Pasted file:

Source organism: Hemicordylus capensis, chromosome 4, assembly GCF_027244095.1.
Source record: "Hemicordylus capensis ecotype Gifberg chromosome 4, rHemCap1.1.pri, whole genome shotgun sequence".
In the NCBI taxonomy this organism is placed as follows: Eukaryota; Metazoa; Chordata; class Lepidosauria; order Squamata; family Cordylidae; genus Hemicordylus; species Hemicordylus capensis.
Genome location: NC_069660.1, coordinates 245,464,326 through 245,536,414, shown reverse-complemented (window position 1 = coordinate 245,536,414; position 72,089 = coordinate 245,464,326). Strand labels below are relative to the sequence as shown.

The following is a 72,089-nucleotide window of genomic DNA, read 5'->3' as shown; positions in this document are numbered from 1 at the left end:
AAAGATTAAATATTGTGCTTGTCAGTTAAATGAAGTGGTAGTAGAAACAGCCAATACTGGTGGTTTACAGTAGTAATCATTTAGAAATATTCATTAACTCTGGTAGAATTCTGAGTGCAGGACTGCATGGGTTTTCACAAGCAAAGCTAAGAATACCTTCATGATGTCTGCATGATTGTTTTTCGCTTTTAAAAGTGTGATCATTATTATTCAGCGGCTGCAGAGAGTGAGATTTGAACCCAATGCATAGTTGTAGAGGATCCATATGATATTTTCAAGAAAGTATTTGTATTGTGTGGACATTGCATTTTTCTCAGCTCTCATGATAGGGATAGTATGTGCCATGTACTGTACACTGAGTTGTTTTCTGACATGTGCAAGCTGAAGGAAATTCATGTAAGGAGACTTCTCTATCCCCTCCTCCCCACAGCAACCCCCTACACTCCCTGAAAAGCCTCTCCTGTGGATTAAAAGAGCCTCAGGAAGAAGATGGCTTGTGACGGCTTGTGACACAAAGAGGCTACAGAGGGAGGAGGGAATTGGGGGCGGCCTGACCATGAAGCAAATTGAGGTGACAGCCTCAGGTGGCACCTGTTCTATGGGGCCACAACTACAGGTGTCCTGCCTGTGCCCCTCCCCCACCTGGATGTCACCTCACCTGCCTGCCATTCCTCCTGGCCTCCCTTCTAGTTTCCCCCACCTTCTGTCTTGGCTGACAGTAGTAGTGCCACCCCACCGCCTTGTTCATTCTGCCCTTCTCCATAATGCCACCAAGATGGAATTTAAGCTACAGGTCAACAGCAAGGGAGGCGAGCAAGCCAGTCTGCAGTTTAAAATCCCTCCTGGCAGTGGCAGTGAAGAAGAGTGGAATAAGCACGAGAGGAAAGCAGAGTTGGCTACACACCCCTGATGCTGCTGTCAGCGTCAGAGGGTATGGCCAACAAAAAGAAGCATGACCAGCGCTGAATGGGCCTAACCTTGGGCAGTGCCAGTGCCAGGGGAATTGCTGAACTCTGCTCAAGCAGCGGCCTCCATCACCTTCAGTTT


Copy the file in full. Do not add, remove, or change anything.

Source organism: Hemicordylus capensis, chromosome 4, assembly GCF_027244095.1.
Source record: "Hemicordylus capensis ecotype Gifberg chromosome 4, rHemCap1.1.pri, whole genome shotgun sequence".
In the NCBI taxonomy this organism is placed as follows: Eukaryota; Metazoa; Chordata; class Lepidosauria; order Squamata; family Cordylidae; genus Hemicordylus; species Hemicordylus capensis.
Genome location: NC_069660.1, coordinates 245,464,326 through 245,536,414, shown reverse-complemented (window position 1 = coordinate 245,536,414; position 72,089 = coordinate 245,464,326). Strand labels below are relative to the sequence as shown.

The following is a 72,089-nucleotide window of genomic DNA, read 5'->3' as shown; positions in this document are numbered from 1 at the left end:
AAAGATTAAATATTGTGCTTGTCAGTTAAATGAAGTGGTAGTAGAAACAGCCAATACTGGTGGTTTACAGTAGTAATCATTTAGAAATATTCATTAACTCTGGTAGAATTCTGAGTGCAGGACTGCATGGGTTTTCACAAGCAAAGCTAAGAATACCTTCATGATGTCTGCATGATTGTTTTTCGCTTTTAAAAGTGTGATCATTATTATTCAGCGGCTGCAGAGAGTGAGATTTGAACCCAATGCATAGTTGTAGAGGATCCATATGATATTTTCAAGAAAGTATTTGTATTGTGTGGACATTGCATTTTTCTCAGCTCTCATGATAGGGATAGTATGTGCCATGTACTGTACACTGAGTTGTTTTCTGACATGTGCAAGCTGAAGGAAATTCATGTAAGGAGACTTCTCTATCCCCTCCTCCCCACAGCAACCCCCTACACTCCCTGAAAAGCCTCTCCTGTGGATTAAAAGAGCCTCAGGAAGAAGATGGCTTGTGACGGCTTGTGACACAAAGAGGCTACAGAGGGAGGAGGGAATTGGGGGCGGCCTGACCATGAAGCAAATTGAGGTGACAGCCTCAGGTGGCACCTGTTCTATGGGGCCACAACTACAGGTGTCCTGCCTGTGCCCCTCCCCCACCTGGATGTCACCTCACCTGCCTGCCATTCCTCCTGGCCTCCCTTCTAGTTTCCCCCACCTTCTGTCTTGGCTGACAGTAGTAGTGCCACCCCACCGCCTTGTTCATTCTGCCCTTCTCCATAATGCCACCAAGATGGAATTTAAGCTACAGGTCAACAGCAAGGGAGGCGAGCAAGCCAGTCTGCAGTTTAAAATCCCTCCTGGCAGTGGCAGTGAAGAAGAGTGGAATAAGCACGAGAGGAAAGCAGAGTTGGCTACACACCCCTGATGCTGCTGTCAGCGTCAGAGGGTATGGCCAACAAAAAGAAGCATGACCAGCGCTGAATGGGCCTAACCTTGGGCAGTGCCAGTGCCAGGGGAATTGCTGAACTCTGCTCAAGCAGCGGCCTCCATCACCTTCAGTTT